On September 20, 2012, we celebrated the first annual Myelofibrosis Awareness Day. Myelofibrosis (MF) is one of those rare cancers we don’t hear about often—because these patients and their caregivers represent a relatively small group, there are no walks, runs, or rides aimed specifically at supporting them. Although it can be life-threatening, MF is not a cancer with a recognizable name and you may not know — or realize you know — anyone who is affected by it.
And yet, MF is a cancer that brings with it the myriad of fears, doubts, pain and hope inherent to any cancer diagnosis. It is a chronic and progressive disorder of the blood and bone marrow that can cause an enlarged spleen, imbalance of blood cells and severe symptoms that lead to poor quality of life. Approximately 18,000 people in the U.S. suffer from MF, and those affected—patients, caregivers and practitioners—require support and resources.
September 20, 2012 marked the first designated Myelofibrosis Awareness Day, the commencement of a platform of ongoing awareness activities and efforts hosted by the MPN Coalition, a group of organizations helping people with myelofibrosis. The theme of the day, Elements of Empowerment, encouraged those affected by MF to become knowledgeable about the disease; be partners in their health care; and find strength in association with other patients. CancerCare has proudly joined the MPN Coalition in raising awareness of a series of online and in-person events and tools designed to help those affected by MF access information and resources to better manage this disease.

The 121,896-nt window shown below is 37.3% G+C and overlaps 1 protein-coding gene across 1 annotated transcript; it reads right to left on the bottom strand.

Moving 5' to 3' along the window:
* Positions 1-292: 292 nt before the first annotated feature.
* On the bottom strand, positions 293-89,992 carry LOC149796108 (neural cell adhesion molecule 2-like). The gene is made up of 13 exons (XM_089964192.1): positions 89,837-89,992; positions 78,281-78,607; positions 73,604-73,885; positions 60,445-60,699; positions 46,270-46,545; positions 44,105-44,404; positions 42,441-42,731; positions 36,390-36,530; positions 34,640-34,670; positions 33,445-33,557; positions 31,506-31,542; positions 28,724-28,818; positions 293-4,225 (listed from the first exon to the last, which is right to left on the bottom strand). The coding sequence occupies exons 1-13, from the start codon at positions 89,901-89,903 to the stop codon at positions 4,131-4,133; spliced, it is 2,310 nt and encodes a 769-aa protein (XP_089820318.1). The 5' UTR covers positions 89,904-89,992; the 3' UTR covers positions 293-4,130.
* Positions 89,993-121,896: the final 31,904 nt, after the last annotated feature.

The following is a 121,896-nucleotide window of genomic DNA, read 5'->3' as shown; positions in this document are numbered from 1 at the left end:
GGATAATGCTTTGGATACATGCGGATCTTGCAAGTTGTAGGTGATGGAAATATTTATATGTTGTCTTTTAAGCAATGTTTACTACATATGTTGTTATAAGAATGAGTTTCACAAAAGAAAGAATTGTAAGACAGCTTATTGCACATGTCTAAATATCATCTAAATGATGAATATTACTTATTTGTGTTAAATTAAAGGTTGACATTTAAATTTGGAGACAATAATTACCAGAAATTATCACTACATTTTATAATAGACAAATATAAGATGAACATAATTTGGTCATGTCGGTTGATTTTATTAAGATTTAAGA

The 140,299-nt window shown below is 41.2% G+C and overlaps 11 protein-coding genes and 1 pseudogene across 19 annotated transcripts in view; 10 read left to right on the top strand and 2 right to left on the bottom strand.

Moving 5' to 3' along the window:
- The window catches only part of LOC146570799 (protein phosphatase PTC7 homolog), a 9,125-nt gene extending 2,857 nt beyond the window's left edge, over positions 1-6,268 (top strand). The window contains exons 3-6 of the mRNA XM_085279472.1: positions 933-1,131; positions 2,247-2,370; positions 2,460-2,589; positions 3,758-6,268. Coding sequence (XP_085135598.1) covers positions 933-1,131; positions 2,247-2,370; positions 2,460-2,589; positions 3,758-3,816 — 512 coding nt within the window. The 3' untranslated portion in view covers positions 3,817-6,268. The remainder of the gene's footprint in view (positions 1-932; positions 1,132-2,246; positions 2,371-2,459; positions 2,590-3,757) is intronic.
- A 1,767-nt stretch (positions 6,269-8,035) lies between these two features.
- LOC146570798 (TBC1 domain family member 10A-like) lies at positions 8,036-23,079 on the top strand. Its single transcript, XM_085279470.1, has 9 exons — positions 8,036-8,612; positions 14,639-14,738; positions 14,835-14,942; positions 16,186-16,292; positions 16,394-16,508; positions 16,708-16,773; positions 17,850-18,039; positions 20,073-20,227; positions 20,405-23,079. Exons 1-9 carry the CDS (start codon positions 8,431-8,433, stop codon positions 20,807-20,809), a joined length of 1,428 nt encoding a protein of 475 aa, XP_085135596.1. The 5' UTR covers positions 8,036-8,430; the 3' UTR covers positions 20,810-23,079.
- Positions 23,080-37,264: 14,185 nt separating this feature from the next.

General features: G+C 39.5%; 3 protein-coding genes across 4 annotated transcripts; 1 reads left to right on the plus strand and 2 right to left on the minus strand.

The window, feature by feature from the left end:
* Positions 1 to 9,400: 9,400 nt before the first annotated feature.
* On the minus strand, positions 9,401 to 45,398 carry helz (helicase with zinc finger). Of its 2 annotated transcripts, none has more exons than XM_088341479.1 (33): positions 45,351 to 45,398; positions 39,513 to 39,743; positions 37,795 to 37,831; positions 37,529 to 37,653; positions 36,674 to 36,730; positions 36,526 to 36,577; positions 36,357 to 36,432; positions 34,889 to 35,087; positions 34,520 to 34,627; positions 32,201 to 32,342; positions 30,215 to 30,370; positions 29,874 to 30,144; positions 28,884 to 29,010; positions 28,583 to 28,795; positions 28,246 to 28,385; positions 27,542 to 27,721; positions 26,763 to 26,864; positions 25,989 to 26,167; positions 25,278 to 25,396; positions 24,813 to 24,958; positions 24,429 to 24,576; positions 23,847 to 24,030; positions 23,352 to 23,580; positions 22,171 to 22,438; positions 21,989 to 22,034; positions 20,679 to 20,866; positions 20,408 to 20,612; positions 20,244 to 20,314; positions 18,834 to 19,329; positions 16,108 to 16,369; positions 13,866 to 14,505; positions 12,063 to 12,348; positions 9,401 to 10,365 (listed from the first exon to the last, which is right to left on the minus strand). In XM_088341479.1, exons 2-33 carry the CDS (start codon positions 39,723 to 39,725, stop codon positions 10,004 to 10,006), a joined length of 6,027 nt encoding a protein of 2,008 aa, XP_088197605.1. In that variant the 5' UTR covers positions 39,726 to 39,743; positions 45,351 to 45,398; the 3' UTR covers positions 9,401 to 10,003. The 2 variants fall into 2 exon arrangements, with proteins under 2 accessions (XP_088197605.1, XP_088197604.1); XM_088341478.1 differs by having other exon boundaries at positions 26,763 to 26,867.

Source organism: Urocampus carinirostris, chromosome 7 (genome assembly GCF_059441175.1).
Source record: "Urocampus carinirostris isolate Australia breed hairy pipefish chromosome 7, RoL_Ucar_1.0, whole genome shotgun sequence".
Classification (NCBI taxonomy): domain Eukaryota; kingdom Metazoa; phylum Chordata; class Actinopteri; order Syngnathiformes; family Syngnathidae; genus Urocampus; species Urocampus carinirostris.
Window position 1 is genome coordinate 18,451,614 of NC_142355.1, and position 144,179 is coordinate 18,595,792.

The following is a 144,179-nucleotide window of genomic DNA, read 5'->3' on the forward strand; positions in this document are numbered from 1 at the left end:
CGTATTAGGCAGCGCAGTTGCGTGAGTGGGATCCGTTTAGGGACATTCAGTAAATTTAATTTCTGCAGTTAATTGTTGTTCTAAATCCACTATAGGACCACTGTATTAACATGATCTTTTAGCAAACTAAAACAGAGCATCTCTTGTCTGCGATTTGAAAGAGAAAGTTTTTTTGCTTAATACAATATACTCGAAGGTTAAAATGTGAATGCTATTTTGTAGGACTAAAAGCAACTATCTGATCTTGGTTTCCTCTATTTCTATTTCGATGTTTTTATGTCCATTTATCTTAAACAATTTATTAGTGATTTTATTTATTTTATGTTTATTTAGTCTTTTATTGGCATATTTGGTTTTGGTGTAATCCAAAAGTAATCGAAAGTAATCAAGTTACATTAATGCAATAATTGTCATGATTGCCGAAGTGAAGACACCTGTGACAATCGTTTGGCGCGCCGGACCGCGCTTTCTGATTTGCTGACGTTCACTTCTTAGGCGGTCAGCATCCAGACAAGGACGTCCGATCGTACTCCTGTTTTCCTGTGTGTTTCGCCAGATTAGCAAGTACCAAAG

These efforts include a new website from the MPN Coalition – www.myelofibrosisawareness.org- an online hub that provides tools for patients and healthcare professionals to understand MF symptoms, resources and treatment options. Available on this site is a list of MF awareness events being hosted by members of the coalition throughout the year. TheEMPOWER Toolkit—Empowering Myelofibrosis Patients With Education & Resources—has also been developed to provide simple steps and resources for local organizations to host MF awareness events. For those affected by MF, the site also includes a Symptoms Management Calendar, a resource available in print and electronic forms, which provides a systematic way for patients to track their symptoms and tips for communicating with their healthcare team.
Join us in recognizing the many people affected by MF and all cancers, whether it is the researchers working for funding and advancing the science; the healthcare providers taking the time to understand the complex and varied treatment options; or the patients and caregivers who struggle to live each day to the fullest despite their diagnosis.
For more information, Empower yourself with knowledge by visiting www.myelofibrosisawareness.org.